Hyderabad: Scientists of the city based Centre for DNA Fingerprinting and Diagnostics (CDFD), in collaboration with evolutionary geneticists from Germany, have characterised the diversity in the salivary microbiomes of people from various parts of India in the first such study.
It revealed that the saliva of people in Telangana and Andhra Pradesh contains certain bacteria which are unique to the region. This is indicative of the presence of distinctive food habits, climatic conditions and endemic oral diseases.
The results of the study have been published in the September 2017 edition of the journal Public Library of Science (PLoS) One. According to the paper, bacteria from 165 genera have been isolated from the saliva of the sampled population, which include bacteria from nine new genera that have so far not been included in the human oral microbiome database.
Some of the isolated bacteria contribute to the development of oral and dental diseases such as bacteraemia, and to the aggravation of dental caries.
The study covered 92 volunteers from eight locations, including Mahbubnagar in Telangana state and Visakhapatnam in Andhra Pradesh. Their saliva samples were analysed through the use of next generation DNA sequencing technology by CDFD scientists Dr N. Madhusudhan Reddy and Anujit Sarkar, and professor Mar Stoneking of the Max Planck Institute for Evolutionary Anthropology.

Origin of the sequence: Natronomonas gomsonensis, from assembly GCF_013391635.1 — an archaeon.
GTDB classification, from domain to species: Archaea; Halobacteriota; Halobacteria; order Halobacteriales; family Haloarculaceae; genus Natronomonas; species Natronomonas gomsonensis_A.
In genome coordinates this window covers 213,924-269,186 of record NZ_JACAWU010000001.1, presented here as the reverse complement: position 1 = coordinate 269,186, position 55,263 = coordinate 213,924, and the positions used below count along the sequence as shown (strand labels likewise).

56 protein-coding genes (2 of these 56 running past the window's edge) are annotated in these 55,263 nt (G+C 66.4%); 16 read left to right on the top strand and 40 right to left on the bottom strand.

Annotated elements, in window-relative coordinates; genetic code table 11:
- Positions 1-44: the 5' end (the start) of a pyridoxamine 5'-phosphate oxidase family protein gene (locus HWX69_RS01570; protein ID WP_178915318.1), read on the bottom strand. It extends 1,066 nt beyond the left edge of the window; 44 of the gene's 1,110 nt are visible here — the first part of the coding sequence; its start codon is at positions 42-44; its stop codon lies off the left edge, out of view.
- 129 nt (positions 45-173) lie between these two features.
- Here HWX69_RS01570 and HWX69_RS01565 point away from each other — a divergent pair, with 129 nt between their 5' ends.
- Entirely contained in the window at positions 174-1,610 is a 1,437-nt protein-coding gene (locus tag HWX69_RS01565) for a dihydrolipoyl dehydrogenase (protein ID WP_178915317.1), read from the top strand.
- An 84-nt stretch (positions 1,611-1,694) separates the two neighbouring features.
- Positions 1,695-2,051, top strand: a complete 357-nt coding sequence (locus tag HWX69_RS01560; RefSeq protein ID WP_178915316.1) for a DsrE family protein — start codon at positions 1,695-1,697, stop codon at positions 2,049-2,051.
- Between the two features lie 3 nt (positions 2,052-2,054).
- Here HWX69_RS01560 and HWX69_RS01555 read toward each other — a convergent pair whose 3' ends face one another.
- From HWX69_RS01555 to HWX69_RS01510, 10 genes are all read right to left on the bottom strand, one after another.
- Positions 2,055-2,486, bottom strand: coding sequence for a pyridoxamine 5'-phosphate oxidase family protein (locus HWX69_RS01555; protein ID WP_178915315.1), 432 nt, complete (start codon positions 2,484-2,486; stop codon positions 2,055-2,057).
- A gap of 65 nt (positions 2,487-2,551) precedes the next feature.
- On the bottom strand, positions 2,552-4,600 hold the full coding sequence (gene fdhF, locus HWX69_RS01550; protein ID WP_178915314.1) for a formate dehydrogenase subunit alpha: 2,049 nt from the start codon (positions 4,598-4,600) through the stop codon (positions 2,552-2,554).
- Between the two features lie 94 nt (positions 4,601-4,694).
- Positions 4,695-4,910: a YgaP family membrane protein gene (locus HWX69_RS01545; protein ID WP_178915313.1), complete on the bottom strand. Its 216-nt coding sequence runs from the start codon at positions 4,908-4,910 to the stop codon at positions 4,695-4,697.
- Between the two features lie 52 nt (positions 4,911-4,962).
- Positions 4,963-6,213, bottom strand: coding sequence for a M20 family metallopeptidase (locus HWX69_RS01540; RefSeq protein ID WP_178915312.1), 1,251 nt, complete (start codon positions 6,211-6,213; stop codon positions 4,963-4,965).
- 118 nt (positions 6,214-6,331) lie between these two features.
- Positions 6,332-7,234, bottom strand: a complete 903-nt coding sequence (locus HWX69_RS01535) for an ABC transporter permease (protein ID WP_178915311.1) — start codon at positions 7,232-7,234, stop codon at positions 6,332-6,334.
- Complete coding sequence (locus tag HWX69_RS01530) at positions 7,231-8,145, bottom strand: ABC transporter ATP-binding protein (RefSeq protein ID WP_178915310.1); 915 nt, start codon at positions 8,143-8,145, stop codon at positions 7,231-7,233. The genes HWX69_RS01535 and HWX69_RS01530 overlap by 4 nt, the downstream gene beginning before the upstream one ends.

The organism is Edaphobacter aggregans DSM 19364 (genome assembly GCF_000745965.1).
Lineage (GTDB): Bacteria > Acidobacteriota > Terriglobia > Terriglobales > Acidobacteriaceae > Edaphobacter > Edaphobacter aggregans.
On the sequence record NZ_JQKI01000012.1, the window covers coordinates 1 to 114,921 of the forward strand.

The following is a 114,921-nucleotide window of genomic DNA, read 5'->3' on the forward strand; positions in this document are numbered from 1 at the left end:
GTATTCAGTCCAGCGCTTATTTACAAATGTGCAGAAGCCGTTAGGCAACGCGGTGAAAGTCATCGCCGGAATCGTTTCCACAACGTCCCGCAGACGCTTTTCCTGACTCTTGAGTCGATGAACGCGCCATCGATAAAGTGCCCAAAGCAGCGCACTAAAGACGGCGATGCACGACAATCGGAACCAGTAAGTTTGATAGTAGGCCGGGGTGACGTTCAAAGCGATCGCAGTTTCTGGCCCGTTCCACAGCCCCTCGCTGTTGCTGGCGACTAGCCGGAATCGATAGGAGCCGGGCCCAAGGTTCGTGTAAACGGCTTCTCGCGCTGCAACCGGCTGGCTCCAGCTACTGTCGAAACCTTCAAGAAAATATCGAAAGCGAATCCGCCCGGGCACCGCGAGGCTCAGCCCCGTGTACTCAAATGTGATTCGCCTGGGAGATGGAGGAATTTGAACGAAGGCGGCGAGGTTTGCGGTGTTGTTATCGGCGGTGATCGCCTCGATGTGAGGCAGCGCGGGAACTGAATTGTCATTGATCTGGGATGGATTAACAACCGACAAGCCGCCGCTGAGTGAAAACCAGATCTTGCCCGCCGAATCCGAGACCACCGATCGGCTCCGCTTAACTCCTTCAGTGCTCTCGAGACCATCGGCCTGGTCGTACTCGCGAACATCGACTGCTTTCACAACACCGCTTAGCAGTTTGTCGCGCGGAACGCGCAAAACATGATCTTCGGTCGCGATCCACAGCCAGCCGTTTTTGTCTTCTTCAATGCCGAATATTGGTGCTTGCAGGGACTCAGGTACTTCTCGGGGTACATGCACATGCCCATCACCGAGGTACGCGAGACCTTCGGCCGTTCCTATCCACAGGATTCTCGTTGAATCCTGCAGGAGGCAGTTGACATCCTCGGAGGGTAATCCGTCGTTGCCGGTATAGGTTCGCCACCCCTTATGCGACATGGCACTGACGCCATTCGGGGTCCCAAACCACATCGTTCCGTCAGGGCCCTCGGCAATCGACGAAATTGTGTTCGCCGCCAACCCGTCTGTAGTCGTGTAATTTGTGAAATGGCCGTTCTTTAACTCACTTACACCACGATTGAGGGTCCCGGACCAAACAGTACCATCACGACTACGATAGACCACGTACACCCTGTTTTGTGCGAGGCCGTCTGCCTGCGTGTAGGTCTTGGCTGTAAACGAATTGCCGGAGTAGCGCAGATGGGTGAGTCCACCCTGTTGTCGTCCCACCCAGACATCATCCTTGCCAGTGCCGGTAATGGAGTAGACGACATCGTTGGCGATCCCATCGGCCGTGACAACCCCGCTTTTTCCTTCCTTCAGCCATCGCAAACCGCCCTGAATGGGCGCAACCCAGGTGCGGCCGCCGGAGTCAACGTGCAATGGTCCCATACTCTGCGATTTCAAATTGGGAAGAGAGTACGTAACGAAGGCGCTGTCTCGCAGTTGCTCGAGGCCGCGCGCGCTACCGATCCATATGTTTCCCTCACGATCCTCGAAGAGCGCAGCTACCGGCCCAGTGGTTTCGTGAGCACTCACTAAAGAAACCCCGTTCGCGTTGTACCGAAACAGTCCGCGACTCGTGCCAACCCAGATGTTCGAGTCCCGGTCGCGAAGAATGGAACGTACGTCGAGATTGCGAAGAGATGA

The researchers said their study highlighted the importance of examining underrepresented populations for the discovery of new bacterial genera.
“Although most of the core oral taxonomical units detected in this study were observed previously in other populations, bacterial species of Solobacterium, Alloprevotella and Lachnoanaerobaculum could be components of the core salivary microbiome unique to Indian populations,” the researchers said.
In samples obtained from Telangana state, Streptobacillus and Bacillus species of bacteria were most abundant.
The human body is an agglomeration of human and bacterial cells, both of which are found in nearly equal numbers. Over 1,000 bacterial species have been isolated from within the human body, from sites including the gut, the skin, and the mouth.
Microbial communities typically found to reside at particular sites make up microbiomes. Such bacterial communities often perform functions which contribute to our digestion and immunity. Any drastic changes in the composition of these microbiomes lead to the onset of diseases and disorders.
Dental expert Dr Y. Sudheer Reddy said, “This study is expected to address whether perturbations in the salivary microbiome may be correlated with the onset of diseases. Thus the microbiome composition may be used to characterise a person’s health status.” He added that bacteria thrive on food particles lodged in the teeth, and they produce by products such as acids which can corrode the enamel and cause tooth decay.
Experts said that studies which are aimed at determining the association of the salivary microbiome with various diseases will benefit from the results of this study, where bacteria have been characterised as per their population size and their distribution among the population from various parts of India.